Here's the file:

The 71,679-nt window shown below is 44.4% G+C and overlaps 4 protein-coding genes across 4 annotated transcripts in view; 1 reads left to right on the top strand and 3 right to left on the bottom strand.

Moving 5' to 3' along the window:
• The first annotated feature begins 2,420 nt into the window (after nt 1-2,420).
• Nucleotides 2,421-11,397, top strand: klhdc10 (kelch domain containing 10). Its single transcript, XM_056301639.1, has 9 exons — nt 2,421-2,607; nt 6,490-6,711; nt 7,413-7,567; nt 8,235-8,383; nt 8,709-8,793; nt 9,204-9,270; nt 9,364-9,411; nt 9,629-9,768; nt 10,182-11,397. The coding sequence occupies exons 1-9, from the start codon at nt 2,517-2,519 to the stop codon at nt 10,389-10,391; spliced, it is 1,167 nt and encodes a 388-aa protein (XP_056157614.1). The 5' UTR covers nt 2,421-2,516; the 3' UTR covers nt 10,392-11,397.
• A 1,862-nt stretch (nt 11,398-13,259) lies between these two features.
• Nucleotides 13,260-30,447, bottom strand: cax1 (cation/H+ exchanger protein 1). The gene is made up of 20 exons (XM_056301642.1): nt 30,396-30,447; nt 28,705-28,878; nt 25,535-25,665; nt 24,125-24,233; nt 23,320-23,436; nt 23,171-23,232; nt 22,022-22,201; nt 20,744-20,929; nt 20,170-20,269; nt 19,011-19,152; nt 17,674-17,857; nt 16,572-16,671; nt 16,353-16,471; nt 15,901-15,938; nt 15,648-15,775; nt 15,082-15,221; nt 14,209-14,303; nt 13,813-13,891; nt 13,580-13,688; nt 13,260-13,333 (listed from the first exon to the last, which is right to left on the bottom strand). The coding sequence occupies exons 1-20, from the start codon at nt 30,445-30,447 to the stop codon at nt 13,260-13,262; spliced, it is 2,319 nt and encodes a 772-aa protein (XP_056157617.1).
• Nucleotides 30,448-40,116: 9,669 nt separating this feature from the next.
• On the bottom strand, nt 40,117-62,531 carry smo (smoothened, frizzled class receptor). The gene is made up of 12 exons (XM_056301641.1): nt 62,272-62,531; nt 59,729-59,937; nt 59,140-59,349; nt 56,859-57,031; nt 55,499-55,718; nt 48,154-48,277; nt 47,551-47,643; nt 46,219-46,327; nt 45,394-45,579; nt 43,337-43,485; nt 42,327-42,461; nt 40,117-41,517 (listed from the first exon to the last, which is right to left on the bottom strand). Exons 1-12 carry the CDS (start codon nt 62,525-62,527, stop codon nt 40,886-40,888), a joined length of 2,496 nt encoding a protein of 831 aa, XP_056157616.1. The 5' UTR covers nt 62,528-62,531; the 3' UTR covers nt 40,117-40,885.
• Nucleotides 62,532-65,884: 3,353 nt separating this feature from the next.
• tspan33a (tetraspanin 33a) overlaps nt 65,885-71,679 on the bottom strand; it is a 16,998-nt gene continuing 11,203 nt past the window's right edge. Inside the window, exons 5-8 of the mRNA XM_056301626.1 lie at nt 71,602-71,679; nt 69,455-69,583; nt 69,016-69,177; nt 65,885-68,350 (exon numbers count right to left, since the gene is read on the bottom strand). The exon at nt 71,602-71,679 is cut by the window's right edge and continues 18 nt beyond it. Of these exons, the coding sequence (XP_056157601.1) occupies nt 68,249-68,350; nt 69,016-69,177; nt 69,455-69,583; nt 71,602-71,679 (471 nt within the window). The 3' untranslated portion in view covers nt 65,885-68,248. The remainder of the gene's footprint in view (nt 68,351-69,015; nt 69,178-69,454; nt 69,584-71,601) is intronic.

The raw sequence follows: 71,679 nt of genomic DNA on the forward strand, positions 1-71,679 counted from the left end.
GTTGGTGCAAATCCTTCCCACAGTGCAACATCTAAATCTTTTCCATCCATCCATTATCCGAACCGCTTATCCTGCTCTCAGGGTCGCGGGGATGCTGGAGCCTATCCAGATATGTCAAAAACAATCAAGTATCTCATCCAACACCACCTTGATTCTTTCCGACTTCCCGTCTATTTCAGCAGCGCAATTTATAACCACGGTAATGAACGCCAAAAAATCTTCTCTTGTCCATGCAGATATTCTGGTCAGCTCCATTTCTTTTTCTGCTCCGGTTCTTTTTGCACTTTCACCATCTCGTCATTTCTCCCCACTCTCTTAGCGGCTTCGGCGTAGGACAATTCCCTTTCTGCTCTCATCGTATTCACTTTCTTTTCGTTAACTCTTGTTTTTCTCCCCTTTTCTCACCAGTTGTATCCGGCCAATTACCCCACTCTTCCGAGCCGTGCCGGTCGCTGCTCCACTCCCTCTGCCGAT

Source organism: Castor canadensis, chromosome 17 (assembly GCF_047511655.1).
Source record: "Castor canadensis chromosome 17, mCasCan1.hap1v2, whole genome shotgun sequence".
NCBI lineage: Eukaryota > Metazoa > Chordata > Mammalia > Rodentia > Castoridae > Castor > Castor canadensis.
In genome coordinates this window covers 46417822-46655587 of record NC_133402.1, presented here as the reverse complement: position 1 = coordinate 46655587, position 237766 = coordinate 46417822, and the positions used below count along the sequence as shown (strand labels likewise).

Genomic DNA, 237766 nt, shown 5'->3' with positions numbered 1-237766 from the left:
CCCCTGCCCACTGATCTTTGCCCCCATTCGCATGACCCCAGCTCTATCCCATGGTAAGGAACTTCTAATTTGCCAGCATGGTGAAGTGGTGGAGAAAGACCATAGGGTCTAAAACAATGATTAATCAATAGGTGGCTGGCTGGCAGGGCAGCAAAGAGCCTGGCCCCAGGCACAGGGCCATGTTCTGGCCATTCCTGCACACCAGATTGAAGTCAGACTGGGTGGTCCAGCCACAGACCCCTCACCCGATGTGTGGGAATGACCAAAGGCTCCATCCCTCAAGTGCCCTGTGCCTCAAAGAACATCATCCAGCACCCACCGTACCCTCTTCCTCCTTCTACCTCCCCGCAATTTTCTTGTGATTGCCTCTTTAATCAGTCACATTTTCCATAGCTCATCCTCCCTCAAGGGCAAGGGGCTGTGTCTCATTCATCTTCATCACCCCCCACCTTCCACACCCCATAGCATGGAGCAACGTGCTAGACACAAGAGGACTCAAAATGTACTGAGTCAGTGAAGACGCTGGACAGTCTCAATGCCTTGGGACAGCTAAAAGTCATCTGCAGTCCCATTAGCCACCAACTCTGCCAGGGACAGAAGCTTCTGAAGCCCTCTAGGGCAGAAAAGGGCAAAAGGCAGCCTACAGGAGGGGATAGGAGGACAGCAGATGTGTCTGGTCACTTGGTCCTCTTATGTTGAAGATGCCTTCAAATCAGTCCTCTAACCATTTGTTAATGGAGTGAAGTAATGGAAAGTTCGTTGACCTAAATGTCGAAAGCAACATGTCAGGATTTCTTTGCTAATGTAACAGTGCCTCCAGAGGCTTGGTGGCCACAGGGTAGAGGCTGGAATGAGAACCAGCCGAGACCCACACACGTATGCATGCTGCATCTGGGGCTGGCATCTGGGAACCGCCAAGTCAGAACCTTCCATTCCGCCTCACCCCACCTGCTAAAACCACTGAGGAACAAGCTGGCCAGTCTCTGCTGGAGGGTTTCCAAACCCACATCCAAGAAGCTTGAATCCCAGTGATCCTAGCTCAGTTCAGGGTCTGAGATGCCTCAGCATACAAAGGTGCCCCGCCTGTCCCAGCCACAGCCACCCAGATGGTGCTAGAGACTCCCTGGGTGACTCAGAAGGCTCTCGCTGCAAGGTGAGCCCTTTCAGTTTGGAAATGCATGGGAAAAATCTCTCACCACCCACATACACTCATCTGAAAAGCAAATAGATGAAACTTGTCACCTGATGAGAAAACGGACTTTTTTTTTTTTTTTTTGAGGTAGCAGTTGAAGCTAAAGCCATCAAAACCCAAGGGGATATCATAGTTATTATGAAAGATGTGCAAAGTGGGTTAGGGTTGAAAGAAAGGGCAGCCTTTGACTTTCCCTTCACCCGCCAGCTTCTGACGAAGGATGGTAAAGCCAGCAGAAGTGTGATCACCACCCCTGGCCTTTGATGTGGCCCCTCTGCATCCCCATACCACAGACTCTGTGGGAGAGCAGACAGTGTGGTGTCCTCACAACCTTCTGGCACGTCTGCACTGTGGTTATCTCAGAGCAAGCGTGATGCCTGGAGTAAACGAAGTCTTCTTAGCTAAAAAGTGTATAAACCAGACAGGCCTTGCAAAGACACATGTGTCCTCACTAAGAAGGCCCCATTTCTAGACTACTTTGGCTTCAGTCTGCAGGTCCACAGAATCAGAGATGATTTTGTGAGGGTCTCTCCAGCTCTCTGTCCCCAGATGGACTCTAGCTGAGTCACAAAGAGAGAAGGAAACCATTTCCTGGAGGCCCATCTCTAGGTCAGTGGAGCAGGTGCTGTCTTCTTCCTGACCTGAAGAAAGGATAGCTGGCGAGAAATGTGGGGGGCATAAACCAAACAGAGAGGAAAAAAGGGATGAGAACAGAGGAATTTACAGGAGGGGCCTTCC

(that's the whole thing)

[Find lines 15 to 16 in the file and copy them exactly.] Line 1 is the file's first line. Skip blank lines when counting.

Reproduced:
NCBI lineage: Eukaryota > Metazoa > Chordata > Mammalia > Rodentia > Castoridae > Castor > Castor canadensis.
In genome coordinates this window covers 46417822-46655587 of record NC_133402.1, presented here as the reverse complement: position 1 = coordinate 46655587, position 237766 = coordinate 46417822, and the positions used below count along the sequence as shown (strand labels likewise).